Sponsored by:

Comment, blog & share photos

Log in | Become a member
The Honolulu Advertiser
Posted on: Wednesday, March 10, 2010

Tsunami threat cost Hawaii County $274,067; 873 workers were mobilized

By Jason Armstrong
Tribune-Herald Staff Writer

Hawaii news photo - The Honolulu Advertiser

Spectators stood uphill above Hilo Bay in Hilo to observe a tsunami that was expected to hit the state. Police enforced a mandatory evacuation in the inundation zones along the bay. Yesterday, Hawaii County said it cost $274,067 to prepare for the tsunami threat.

RICHARD AMBO | The Honolulu Advertiser

spacer spacer

Hawaii County's cost to prepare for the recent tsunami threat: $274,067.

Surviving the scare without injury or property loss: priceless.

That's the response by Mayor Billy Kenoi's administration, which Tuesday released an expense report for having mobilized about a third of the county's work force to help with the anticipated Feb. 27 natural disaster.

"Any dollar we spend on disaster preparedness is a dollar well spent," Kenoi said Monday, a day before the county's price tag was calculated.

By comparison, the tsunami cost the City and County of Honolulu $330,000 in extra overtime and lost revenue from government facilities closed for the day.

Kenoi emphasized that the event was not a drill and that every indication showed a potentially damaging tsunami heading toward Hawaii.

The wave arrived as predicted, but lacked the height and power of the one that wiped out Hilo in 1960.

"We mobilized every county personnel to make sure we evacuated all coastal areas," Kenoi said of the county's coordinated response.

In all, 873 employees from 16 departments responded no one from the Liquor Control Department was needed to the tsunami threat, according to a report Deputy Finance Director Deanna Sako provided.

The price tag was mostly to pay the employees 1.5 times their normal hourly wage to work on their off day, along with meals and the rental of a private helicopter, she said.

However, it excludes refunds provided to campers and people who had rented pavilions in county parks that were closed because of the feared waves, she said.

The largest bill came from the Police Department, which needed $106,103 to pay overtime wages to 324 employees, according to Sako's report.

The county can't seek federal reimbursement because no actual disaster occurred, Sako said.

A couple of departments have overtime budgets to cover the cost of responding to natural disasters, she said, noting the $4.8 million in the county's disaster and emergency fund will be used to pay any shortages or for disasters that happen before the fiscal year ends June 30.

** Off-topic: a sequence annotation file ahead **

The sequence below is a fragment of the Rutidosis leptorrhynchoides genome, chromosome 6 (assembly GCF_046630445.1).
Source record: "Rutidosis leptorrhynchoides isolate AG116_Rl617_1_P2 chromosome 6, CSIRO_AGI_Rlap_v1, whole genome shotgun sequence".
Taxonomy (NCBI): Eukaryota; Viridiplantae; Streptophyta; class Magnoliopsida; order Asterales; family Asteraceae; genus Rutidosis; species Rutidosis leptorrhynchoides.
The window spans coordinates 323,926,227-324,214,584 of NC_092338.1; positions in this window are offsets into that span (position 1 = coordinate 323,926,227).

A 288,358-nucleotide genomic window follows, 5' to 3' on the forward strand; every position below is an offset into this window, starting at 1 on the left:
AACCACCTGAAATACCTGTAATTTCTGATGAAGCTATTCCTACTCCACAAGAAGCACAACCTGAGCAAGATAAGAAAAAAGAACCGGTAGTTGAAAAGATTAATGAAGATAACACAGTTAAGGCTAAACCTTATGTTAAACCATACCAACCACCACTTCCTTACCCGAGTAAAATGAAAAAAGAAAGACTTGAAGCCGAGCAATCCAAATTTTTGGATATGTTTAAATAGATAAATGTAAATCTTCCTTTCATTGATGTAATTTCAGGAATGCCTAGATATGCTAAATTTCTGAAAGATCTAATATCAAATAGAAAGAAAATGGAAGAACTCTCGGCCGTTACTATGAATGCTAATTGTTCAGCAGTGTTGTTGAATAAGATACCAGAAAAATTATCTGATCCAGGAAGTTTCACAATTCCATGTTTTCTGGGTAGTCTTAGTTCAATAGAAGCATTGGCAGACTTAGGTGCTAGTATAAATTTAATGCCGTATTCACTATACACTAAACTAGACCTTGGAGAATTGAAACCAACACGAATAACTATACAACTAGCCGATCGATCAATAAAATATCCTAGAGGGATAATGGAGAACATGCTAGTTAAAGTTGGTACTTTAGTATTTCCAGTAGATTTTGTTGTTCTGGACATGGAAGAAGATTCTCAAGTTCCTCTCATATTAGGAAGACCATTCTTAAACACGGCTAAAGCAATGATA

"It's for emergencies like this unplanned," Sako said of the special fund created a few years ago.

The county's tsunami expense did not include the National Guard helicopter used by Kenoi, eight other county employees and a Tribune-Herald photographer, said Hunter Bishop, executive assistant to Kenoi.

The Department of Parks and Recreation activated its Recreation Division, which had evacuation centers ready by 2:30 a.m., and mobilized its Parks Maintenance Division a half hour later to secure park sites and help to open evacuation routes, Deputy Director Clayton Honma said.

"Every single person we called out all made it out," Honma said.

The department's Elderly Activities Division also was called in to transport needy seniors away from coastal areas susceptible to possible damage, he said.

"It was an excellent exercise," Honma said of what turned out to be an unplanned training mission. "Next time coming on, we'll be even better for it."

Hilo Medical Center began mobilizing its staff by 2:30 a.m., hospital spokeswoman Elena Cabatu said in a written statement.

The hospital's command center was opened at 5:45 a.m. and didn't close until the all-clear announcement was made at 2 p.m., she said.

Preparations included assessing the hospital's ability to feed patients and its supply of medicine, rescheduling surgeries, and activating emergency infrastructure so services could continue if electricity was lost, she said.

"Hilo Medical Center has an effective process and plan for responding to emergency situations like the recent tsunami event," Howard N. Ainsley, East Hawaii Regional CEO of Hawaii Health Systems Corp., which runs the hospital, said in the same statement. "It was very evident that our staff dedicates countless hours of training to ready the hospital on a moment's notice."

The tsunami threat occurred on a Saturday, resulting in most downtown Hilo stores closing on a typically busy day.

Asked to estimate the cost to businesses, Mary Begier, Hawaii Island Chamber of Commerce president, said she surveyed seven store owners or their representatives.

"I've had that conversation with a few people, and so far the answer that everyone has come up with or suggested is that the cost, no matter what it was, doesn't matter compared to that of human life," Begier said.

Owners praised the county's response, but one complained that the warning sirens were sounded too frequently, making the tsunami threat scarier than necessary, she said.

"I must say part of the story should include the fact that everyone is just extremely grateful and recognizes how very, very lucky we were and we are, and hope to God that we continue to be as lucky," Begier added.